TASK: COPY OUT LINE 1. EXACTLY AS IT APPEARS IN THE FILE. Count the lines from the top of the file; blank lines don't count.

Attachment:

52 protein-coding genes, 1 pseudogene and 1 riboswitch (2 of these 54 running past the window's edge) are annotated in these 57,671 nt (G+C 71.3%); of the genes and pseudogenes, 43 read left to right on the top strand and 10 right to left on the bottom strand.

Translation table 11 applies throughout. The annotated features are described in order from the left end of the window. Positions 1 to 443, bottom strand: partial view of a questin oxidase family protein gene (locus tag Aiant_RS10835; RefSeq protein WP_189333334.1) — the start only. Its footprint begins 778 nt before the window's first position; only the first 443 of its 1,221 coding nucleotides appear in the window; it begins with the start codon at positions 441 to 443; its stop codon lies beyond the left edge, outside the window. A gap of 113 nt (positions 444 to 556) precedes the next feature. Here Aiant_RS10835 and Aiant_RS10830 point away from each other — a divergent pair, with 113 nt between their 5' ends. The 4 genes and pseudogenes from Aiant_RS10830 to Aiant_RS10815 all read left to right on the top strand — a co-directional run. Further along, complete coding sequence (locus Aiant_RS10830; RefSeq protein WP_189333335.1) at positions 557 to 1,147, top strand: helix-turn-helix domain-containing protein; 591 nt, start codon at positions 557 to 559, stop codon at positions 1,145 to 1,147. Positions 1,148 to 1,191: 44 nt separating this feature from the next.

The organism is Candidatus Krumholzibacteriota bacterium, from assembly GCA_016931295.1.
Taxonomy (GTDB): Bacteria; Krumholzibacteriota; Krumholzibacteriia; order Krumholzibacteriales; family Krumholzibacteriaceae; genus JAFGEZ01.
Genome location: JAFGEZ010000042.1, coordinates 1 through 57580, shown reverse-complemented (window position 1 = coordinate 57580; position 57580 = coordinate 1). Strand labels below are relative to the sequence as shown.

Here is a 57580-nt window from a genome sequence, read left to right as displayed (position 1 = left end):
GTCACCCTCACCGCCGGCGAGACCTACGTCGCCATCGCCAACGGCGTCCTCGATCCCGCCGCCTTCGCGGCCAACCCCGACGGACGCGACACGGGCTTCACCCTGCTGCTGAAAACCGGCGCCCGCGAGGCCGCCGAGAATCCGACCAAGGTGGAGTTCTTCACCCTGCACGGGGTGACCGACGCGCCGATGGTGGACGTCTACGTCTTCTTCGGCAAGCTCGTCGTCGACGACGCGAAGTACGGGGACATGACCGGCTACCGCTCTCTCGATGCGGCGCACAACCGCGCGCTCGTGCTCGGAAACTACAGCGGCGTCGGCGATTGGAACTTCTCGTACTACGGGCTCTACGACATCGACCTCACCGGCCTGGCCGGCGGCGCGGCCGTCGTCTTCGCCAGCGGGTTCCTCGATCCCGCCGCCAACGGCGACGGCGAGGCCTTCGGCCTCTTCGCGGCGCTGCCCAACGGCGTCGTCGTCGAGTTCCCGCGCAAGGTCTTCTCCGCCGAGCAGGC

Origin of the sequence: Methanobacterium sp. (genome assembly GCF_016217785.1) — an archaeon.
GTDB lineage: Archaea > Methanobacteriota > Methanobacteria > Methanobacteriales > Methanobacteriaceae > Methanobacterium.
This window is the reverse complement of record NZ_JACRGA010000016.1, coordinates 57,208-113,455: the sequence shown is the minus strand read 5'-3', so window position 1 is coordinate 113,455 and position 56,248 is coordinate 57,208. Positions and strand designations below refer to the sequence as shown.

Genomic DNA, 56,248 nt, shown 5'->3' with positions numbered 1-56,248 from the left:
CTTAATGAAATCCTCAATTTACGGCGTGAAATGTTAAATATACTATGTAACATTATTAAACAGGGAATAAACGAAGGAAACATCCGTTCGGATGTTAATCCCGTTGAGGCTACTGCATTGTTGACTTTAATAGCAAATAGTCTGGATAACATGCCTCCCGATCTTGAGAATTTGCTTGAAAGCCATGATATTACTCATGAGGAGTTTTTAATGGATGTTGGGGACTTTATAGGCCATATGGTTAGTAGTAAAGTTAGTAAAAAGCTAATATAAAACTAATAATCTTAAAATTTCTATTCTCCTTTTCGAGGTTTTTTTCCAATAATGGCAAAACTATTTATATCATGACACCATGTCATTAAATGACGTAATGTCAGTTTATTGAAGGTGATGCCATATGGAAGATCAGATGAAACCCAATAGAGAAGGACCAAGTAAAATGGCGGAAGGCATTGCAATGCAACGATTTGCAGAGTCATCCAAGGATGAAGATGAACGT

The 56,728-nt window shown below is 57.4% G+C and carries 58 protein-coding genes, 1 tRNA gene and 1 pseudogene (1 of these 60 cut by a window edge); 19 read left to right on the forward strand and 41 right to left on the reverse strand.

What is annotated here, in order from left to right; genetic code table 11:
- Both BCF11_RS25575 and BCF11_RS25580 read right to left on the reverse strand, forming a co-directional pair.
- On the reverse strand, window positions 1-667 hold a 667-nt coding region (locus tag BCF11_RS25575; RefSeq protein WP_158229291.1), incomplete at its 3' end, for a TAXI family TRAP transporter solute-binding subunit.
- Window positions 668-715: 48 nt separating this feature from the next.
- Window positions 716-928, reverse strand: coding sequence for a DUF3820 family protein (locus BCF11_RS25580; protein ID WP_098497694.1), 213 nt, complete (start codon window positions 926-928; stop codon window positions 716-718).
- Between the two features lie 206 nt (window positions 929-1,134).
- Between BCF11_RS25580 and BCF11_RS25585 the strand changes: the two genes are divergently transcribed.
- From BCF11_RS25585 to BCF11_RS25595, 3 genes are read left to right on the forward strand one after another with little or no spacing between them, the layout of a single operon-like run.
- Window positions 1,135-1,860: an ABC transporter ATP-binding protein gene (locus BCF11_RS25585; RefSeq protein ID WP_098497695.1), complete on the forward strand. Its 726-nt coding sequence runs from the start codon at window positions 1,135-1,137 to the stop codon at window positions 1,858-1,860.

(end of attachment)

52 protein-coding genes, 1 pseudogene and 1 riboswitch (2 of these 54 running past the window's edge) are annotated in these 57,671 nt (G+C 71.3%); of the genes and pseudogenes, 43 read left to right on the top strand and 10 right to left on the bottom strand.